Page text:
Before 1880 the College had not had occasion to give the second degree in course and the conditions under which this academic honor could be obtained, or post-graduate work leading in this direction could be done, had not been formulated and publicly stated. In that year the faculty adopted a code of rules and published it in the catalogue. Of the two hundred and thirty-two students, seventy-three of whom were young women, who graduated up to 1888, thirty-eight have pursued postgraduate studies under the adopted scheme, and twenty-six have been given the second degree. After undergoing several slight changes, the regulations for postgraduate work and degrees have crystalized into the following:
Arrangements can be made for advanced study in the several departments at any time. Special opportunity for investigation and research is offered at all times to resident graduates in Agriculture and Agricultural Chemistry, Physics and Chemistry, Horticulture and Botany, Zoöogy and Entomology, Mathematics, Engineering, and Drafting. Every facility for advancement in the several arts taught at the College is given such students, though they are not required to pursue industrial training while in such courses.
The degree of Bachelor of Science is conferred upon students who complete the full course of four years and sustain all the examinations.
The degree of Master of Science is conferred in course upon graduates who comply with the following conditions:
1. Each candidate must furnish evidence satisfactory to the faculty of proficiency in at least one of each of the groups of arts and sciences here named:
|Architecture and Designing,||Entomology,|
2. Each candidate must present for consideration by the faculty a satisfactory thesis, involving original researches in line with one or the other of the courses pursued as above, and must deposit a perfect autograph copy in the college library.
3. Application to the faculty for sanction of the lines of study and research selected must be made as early as the first day of November, and the subject of the thesis must be settled upon as soon as the first day of January preceding the commencement at which the degree is expected.
4. Candidates must be from graduates of three or more years' standing, unless a post-graduate course of one year or more has been pursued at this College, in which case the second degree may be conferred two years after graduation.
Outlines of direction for study and research in various arts and sciences, with special adaptation to the wants and opportunities of individual applicants are furnished, at request, to all graduates; and professors in charge aid by correspondence in any researches undertaken.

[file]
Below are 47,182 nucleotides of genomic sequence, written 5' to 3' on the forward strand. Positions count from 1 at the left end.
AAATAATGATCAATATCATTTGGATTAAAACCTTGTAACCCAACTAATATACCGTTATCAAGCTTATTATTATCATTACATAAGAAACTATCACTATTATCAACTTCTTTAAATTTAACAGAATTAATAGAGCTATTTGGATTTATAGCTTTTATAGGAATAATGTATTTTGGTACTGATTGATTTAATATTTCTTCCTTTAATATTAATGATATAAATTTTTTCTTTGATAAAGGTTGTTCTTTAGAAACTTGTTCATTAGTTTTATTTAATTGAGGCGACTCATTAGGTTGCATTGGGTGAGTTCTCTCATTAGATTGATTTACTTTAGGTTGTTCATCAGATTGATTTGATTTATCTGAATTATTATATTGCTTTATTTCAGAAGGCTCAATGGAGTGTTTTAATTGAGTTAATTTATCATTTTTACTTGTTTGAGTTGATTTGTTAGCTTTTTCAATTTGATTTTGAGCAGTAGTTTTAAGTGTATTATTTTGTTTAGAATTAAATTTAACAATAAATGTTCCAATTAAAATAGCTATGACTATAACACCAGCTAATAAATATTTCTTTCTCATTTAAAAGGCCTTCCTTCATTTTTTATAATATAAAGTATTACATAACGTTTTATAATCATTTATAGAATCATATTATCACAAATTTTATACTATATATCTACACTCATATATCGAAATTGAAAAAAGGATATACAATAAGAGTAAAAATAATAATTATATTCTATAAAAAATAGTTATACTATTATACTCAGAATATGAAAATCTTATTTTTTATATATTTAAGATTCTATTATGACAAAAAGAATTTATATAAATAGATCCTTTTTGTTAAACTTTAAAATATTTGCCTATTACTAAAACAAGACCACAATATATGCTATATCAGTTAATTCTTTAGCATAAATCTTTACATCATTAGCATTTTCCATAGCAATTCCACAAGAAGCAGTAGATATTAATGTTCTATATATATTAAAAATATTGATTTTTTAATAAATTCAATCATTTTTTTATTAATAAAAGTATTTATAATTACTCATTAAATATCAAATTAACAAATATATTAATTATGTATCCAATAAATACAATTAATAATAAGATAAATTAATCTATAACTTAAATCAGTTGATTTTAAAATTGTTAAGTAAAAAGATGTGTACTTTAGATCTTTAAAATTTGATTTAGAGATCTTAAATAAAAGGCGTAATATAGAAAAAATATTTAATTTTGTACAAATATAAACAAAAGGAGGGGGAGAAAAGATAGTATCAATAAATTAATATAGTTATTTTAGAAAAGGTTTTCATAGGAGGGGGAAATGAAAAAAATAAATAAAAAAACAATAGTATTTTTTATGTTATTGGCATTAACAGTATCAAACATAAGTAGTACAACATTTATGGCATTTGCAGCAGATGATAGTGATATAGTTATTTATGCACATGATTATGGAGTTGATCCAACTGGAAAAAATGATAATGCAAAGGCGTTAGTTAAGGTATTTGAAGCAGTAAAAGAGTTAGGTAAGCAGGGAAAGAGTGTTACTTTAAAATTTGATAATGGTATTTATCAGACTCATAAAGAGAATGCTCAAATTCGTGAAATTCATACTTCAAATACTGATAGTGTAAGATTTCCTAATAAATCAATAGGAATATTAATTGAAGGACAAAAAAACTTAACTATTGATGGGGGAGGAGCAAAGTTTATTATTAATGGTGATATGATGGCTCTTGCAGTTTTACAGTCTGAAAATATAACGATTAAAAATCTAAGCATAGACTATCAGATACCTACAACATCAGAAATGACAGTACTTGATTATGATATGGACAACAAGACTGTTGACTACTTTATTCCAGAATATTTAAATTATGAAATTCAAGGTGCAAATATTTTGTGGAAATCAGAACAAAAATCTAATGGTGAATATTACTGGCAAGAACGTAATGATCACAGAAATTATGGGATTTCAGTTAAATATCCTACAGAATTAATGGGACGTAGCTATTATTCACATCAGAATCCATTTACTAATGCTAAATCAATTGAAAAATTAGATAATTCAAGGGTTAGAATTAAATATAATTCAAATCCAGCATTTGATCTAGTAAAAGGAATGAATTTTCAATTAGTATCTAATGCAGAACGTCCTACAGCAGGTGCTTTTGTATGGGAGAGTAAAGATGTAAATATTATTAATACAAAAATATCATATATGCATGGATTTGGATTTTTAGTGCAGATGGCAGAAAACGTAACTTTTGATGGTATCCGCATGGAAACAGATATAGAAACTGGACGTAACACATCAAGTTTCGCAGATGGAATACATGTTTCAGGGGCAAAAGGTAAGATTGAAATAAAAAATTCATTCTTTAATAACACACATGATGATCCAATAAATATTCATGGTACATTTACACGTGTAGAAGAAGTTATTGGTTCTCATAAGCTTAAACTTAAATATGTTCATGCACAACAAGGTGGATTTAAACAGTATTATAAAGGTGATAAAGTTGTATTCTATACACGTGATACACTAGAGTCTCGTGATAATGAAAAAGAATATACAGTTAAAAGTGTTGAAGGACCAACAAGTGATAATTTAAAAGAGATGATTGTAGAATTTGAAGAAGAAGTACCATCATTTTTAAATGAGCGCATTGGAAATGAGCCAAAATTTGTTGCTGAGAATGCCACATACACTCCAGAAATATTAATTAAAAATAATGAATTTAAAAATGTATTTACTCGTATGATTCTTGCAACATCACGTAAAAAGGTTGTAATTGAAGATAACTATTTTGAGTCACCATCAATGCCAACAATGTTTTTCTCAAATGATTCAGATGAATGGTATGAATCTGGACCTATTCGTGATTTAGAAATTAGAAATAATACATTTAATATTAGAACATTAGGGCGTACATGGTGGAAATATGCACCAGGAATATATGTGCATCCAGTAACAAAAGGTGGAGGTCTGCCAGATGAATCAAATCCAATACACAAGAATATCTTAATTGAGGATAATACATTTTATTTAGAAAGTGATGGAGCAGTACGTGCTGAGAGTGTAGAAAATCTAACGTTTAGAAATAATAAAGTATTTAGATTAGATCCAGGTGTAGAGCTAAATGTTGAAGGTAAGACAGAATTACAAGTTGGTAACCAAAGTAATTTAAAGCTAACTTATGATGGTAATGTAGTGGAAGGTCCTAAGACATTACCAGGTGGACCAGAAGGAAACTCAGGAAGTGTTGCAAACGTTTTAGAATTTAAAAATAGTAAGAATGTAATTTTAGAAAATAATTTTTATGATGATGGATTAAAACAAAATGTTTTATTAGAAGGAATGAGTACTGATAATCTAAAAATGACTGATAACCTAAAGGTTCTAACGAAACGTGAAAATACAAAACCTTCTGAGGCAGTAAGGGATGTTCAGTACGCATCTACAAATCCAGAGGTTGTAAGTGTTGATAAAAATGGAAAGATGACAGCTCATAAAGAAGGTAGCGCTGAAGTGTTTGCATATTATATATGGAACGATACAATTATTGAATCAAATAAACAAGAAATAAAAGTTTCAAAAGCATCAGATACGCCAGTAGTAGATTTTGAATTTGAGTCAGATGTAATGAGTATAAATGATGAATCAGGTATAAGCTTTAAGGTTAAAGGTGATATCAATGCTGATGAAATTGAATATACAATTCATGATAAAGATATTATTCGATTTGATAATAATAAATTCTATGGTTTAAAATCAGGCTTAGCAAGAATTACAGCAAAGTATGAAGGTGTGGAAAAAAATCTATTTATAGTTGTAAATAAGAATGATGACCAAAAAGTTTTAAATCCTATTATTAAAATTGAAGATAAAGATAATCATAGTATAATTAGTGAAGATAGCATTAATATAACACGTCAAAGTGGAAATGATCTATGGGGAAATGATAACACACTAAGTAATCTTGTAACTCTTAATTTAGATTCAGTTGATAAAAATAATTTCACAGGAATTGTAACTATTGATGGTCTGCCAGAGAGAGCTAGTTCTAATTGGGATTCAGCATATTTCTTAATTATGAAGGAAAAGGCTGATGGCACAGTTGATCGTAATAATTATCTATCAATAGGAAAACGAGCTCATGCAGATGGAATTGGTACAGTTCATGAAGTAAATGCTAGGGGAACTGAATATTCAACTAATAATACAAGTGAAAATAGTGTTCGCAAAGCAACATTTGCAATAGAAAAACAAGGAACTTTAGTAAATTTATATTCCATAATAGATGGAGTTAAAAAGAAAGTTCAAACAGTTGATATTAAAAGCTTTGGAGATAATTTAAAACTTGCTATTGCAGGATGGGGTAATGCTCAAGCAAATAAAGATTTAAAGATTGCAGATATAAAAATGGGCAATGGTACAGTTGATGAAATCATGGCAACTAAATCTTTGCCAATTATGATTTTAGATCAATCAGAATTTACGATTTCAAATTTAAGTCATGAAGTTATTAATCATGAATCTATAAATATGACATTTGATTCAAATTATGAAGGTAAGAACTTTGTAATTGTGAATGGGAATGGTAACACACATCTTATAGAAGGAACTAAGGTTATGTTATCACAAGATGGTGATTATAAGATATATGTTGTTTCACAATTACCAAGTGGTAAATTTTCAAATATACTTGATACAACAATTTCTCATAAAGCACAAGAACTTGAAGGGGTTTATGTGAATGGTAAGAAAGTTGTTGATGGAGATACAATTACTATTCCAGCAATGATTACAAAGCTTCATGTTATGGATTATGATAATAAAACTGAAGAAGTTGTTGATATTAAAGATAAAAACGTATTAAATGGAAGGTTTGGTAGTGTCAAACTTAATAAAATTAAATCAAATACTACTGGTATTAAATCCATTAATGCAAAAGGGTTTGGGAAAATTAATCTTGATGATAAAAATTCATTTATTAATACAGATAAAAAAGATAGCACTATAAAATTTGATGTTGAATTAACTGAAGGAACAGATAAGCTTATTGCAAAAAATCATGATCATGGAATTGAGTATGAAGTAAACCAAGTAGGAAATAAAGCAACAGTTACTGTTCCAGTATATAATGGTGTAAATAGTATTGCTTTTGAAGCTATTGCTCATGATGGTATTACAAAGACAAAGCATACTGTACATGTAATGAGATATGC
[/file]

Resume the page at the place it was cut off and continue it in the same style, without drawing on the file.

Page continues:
The degree of Master of Science may be conferred upon the graduates of other colleges of like grade, and having similar objects with our own, on the following conditions:
1. The applicant for the Master's degree must be a graduate of at least three years' standing, and a resident of Kansas.
2. His post-graduate study must have been in line with that required of graduates of this College, as published in our catalogue.
3. He must make application for the degree on or before the first day of January preceding the granting of the same. The application must be accompanied with a statement of his course of study, the work upon which the claim for the degree is based, and the subject selected for his thesis.
4. By April 1st, an abstract of the thesis must be submitted to the faculty.
5. Before May 15th, the applicant shall present himself for examination. The examination shall be thorough and extensive, and shall be conducted by a special committee of the faculty.
This College now accomplishes the objects of its endowment in several ways.
First, it gives a substantial education to men and women. Such general information and discipline of mind and character as help to make intelligent and useful citizens are offered in all its departments, while the students are kept in sympathy with the callings of the people. Entomology and mechanics are made prominent means of education to quick observation and accurate judgment. Careful study of the minerals, plants and animals themselves illustrates and fixes the daily lessons. At the same time, lessons in agriculture horticulture, and household economy, show the application of science; and all are enforced by actual experiment.